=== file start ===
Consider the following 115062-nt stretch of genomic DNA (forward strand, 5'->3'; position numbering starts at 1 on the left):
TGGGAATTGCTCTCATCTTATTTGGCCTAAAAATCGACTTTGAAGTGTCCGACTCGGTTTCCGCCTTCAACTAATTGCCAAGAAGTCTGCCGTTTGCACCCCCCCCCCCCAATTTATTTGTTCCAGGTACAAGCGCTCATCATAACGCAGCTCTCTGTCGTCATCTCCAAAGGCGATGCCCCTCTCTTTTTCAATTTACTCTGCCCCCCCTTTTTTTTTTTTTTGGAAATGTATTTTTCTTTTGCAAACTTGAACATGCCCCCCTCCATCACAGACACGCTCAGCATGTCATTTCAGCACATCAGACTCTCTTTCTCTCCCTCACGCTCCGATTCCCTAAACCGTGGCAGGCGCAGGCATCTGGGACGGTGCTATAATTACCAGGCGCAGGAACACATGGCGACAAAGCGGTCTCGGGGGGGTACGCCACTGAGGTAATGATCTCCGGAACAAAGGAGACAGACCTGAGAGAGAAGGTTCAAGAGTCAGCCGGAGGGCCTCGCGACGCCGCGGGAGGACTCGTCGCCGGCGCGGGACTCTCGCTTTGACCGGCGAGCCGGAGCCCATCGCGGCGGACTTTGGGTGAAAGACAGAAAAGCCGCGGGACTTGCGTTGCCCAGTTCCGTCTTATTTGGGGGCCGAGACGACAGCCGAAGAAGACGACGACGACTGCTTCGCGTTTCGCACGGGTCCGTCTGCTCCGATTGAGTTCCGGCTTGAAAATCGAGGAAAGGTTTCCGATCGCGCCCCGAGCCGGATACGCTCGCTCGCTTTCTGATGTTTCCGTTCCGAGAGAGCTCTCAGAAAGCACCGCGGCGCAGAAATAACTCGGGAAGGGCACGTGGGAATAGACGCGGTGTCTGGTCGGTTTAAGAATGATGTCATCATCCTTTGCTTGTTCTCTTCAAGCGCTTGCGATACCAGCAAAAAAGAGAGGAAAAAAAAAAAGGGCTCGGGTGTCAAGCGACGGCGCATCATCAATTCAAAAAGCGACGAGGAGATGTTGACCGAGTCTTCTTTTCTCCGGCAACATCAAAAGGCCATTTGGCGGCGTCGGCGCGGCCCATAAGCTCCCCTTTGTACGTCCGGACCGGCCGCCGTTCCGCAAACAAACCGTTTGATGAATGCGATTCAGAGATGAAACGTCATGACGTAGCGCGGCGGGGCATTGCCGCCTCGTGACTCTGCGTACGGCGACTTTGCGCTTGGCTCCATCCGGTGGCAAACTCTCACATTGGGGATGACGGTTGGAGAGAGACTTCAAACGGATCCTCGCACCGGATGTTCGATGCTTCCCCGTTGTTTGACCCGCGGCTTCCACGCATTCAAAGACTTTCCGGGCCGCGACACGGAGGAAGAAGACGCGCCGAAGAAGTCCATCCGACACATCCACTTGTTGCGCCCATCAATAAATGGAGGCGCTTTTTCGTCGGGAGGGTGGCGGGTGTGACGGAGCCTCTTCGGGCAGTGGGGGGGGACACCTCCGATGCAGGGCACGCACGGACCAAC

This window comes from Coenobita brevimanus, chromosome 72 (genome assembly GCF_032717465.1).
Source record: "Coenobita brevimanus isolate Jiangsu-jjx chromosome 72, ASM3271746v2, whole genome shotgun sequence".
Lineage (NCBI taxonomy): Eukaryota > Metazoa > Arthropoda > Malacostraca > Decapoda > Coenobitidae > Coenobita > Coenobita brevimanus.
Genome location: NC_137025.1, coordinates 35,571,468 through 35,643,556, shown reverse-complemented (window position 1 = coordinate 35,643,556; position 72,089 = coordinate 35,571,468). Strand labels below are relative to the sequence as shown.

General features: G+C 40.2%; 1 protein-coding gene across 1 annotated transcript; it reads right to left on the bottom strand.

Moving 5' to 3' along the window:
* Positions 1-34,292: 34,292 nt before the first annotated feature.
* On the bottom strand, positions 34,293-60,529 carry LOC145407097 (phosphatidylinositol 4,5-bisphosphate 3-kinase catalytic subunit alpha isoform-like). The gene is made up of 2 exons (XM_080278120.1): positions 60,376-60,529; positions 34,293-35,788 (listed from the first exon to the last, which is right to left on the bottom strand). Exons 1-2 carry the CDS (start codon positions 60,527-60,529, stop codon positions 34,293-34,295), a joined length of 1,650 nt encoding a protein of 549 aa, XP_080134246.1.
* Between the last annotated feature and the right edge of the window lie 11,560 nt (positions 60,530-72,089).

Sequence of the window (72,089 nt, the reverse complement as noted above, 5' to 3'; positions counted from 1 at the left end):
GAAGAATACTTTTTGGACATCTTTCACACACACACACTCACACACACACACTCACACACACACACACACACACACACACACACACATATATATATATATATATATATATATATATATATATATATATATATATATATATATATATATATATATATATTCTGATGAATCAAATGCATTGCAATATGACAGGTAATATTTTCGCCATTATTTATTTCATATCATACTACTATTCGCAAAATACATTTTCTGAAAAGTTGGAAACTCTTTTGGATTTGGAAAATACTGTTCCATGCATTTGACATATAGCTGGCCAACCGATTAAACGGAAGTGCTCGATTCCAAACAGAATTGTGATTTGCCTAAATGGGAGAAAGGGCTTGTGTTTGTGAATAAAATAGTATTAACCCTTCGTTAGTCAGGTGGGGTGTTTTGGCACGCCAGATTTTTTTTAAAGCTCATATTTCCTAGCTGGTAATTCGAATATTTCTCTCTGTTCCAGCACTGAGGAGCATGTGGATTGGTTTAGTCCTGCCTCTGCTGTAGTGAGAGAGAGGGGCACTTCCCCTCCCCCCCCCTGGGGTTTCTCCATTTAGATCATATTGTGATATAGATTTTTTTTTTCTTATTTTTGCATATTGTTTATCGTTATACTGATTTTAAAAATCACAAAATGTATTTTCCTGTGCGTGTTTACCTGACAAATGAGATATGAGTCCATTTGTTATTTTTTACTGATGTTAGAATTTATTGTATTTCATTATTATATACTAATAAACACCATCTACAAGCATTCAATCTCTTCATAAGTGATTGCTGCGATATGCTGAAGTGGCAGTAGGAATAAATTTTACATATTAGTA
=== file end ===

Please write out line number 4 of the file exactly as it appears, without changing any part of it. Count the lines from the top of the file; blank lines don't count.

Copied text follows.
Source record: "Coenobita brevimanus isolate Jiangsu-jjx chromosome 72, ASM3271746v2, whole genome shotgun sequence".